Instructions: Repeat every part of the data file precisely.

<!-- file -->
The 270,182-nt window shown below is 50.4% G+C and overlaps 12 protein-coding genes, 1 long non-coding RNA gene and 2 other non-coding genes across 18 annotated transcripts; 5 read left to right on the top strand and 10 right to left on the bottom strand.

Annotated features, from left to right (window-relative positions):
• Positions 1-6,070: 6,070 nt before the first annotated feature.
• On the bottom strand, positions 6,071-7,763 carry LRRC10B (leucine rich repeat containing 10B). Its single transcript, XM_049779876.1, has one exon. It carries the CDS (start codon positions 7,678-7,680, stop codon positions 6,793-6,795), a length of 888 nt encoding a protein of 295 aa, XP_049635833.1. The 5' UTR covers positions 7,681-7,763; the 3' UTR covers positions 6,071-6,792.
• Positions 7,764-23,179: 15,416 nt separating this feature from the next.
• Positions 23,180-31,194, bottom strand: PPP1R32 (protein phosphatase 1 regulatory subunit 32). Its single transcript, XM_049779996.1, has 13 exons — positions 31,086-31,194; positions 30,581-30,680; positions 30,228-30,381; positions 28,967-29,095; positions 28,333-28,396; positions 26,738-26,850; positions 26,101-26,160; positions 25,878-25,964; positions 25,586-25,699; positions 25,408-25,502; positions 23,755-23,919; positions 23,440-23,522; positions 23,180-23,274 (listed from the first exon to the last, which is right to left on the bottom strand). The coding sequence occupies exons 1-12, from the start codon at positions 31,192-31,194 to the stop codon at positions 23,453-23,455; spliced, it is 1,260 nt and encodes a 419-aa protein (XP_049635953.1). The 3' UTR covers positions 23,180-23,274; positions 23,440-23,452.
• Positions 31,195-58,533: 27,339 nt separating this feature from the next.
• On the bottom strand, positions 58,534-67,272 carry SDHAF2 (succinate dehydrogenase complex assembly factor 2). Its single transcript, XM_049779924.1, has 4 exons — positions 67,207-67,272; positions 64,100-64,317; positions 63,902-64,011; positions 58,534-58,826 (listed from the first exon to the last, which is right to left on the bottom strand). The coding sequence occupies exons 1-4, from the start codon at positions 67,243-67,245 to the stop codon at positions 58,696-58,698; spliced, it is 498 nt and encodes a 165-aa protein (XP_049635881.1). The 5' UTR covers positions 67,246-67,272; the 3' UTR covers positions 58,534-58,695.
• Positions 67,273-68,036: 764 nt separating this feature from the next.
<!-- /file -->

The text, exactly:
The 270,182-nt window shown below is 50.4% G+C and overlaps 12 protein-coding genes, 1 long non-coding RNA gene and 2 other non-coding genes across 18 annotated transcripts; 5 read left to right on the top strand and 10 right to left on the bottom strand.

Annotated features, from left to right (window-relative positions):
• Positions 1-6,070: 6,070 nt before the first annotated feature.
• On the bottom strand, positions 6,071-7,763 carry LRRC10B (leucine rich repeat containing 10B). Its single transcript, XM_049779876.1, has one exon. It carries the CDS (start codon positions 7,678-7,680, stop codon positions 6,793-6,795), a length of 888 nt encoding a protein of 295 aa, XP_049635833.1. The 5' UTR covers positions 7,681-7,763; the 3' UTR covers positions 6,071-6,792.
• Positions 7,764-23,179: 15,416 nt separating this feature from the next.
• Positions 23,180-31,194, bottom strand: PPP1R32 (protein phosphatase 1 regulatory subunit 32). Its single transcript, XM_049779996.1, has 13 exons — positions 31,086-31,194; positions 30,581-30,680; positions 30,228-30,381; positions 28,967-29,095; positions 28,333-28,396; positions 26,738-26,850; positions 26,101-26,160; positions 25,878-25,964; positions 25,586-25,699; positions 25,408-25,502; positions 23,755-23,919; positions 23,440-23,522; positions 23,180-23,274 (listed from the first exon to the last, which is right to left on the bottom strand). The coding sequence occupies exons 1-12, from the start codon at positions 31,192-31,194 to the stop codon at positions 23,453-23,455; spliced, it is 1,260 nt and encodes a 419-aa protein (XP_049635953.1). The 3' UTR covers positions 23,180-23,274; positions 23,440-23,452.
• Positions 31,195-58,533: 27,339 nt separating this feature from the next.
• On the bottom strand, positions 58,534-67,272 carry SDHAF2 (succinate dehydrogenase complex assembly factor 2). Its single transcript, XM_049779924.1, has 4 exons — positions 67,207-67,272; positions 64,100-64,317; positions 63,902-64,011; positions 58,534-58,826 (listed from the first exon to the last, which is right to left on the bottom strand). The coding sequence occupies exons 1-4, from the start codon at positions 67,243-67,245 to the stop codon at positions 58,696-58,698; spliced, it is 498 nt and encodes a 165-aa protein (XP_049635881.1). The 5' UTR covers positions 67,246-67,272; the 3' UTR covers positions 58,534-58,695.
• Positions 67,273-68,036: 764 nt separating this feature from the next.